element consists of a sequence of four elements named line
The content of each of the line elements is the text that
constitutes one line in the poem.  When this XML document is
converted to a DOM tree, each of the text lines will constitute one
leaf node in the tree.

Content of the second poem element

Listing 7 shows the content of the second poem element. 
There is nothing new here, except for the indication that I could never
make a living as a poet.

  <poem PoemNumber="2" DumAtr="dum val">
<line>Roses are pink,</line>
<line>Dandelions are yellow,</line>
<line>If you like Java,</line>
<line>You are a good fellow.</line>

</poem>

Listing 7

The entire XML document

Listing 8 shows the entire XML document with the same color coding as
above, so that you can identify all the parts, and view them in context:

<bookOfPoems>
<poem PoemNumber="1" DumAtr="dum val">
<line>Roses are red,</line>
<line>Violets are blue.</line>
<line>Sugar is sweet,</line>
<line>and so are you.</line>

</poem>
<?processor ProcInstr="Dummy"?>
<!--Comment-->
<poem PoemNumber="2" DumAtr="dum val">
<line>Roses are pink,</line>
<line>Dandelions are yellow,</line>
<line>If you like Java,</line>
<line>You are a good fellow.</line>

</poem>
</bookOfPoems>

Listing 8

It is important to note that although I have presented
this XML document with different colors to identify the different
parts,
there is no color in an actual XML document.  Recall from the
earlier
discussion that one of the most important aspects of XML documents is
that they exist in plain text, which doesn’t include attributes such
as boldface, Italics, underline, or color.  This makes XML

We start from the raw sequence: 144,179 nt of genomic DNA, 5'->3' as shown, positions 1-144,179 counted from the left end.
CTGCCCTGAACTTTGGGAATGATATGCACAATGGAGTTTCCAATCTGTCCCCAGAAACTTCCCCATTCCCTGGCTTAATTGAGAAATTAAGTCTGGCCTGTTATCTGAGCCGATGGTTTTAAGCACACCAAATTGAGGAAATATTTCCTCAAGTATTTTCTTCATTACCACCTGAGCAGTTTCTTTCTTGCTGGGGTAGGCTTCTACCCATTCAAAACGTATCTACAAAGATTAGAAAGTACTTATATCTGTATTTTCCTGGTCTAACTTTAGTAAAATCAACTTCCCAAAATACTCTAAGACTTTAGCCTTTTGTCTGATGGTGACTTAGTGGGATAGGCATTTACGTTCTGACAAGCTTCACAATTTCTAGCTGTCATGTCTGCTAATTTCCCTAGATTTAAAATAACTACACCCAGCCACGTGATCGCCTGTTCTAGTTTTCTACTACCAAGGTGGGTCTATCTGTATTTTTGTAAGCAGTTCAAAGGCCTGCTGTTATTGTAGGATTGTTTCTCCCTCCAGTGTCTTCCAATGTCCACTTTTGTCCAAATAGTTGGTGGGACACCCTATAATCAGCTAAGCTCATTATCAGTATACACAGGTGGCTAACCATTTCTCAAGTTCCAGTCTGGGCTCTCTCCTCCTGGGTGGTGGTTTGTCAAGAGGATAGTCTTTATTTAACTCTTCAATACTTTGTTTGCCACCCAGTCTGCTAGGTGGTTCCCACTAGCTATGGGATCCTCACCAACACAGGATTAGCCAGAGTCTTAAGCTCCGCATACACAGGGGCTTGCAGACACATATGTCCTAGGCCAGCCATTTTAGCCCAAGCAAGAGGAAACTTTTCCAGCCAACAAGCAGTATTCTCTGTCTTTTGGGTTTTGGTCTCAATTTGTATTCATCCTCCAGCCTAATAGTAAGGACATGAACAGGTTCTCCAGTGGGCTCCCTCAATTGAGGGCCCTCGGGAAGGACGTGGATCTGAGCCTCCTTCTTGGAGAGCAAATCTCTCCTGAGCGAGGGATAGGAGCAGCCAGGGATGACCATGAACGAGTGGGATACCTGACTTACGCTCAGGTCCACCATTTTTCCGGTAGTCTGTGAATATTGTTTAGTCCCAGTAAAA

documents
easily transportable among different kinds of computers and different
operating systems.

The class named Dom02

The controlling class for this program is named Dom02.  I
will discuss this class in fragments.  As mentioned earlier, a
complete listing of the class is provided in Listing 28 near the end
of the lesson.

This class, when executed in conjunction with the class named Dom02Writer:

  • Creates a Document object using JAXP, DOM, and the input
    XML file named Dom02.xml.
  • Traverses the DOM tree, getting information about each element (each
    node in the tree).
  • Uses the information describing the nodes to create an output XML
    file that represents the Document object (and is
    functionally equivalent to the input XML file).

Why not identical?

By now you may be wondering why I used the weasel words “functionally
equivalent” instead of saying that the output XML file is identical
to the input XML file.  This has to do with the topic of
whitespace,
which is a fairly complex topic in XML.  (I will have much
more
to say about whitespace in future lessons.)

For now, suffice it to say that much of the whitespace in Listing 8 (newlines,
indentation, etc.)
was put there for cosmetic reasons.  For
reasons that I won’t attempt to explain in this simple example, some of
that cosmetic whitespace is not reflected in the output XML file.

Input and output file names

The names of the input and output XML files are provided to this
program by command-line arguments when the program is executed. 
The name of the input file is the first argument, and the name of the
output file is the second argument.

DocumentBuilder and Document objects

The program creates a DOM parser object, of type DocumentBuilder,
based on JAXP.  This object, along with its parse method,